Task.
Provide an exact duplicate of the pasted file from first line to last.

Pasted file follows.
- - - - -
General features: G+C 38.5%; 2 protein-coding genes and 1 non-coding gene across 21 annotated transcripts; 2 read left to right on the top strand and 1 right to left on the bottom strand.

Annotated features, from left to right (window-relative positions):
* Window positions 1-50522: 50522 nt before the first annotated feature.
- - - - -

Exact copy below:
General features: G+C 38.5%; 2 protein-coding genes and 1 non-coding gene across 21 annotated transcripts; 2 read left to right on the top strand and 1 right to left on the bottom strand.

Annotated features, from left to right (window-relative positions):
* Window positions 1-50522: 50522 nt before the first annotated feature.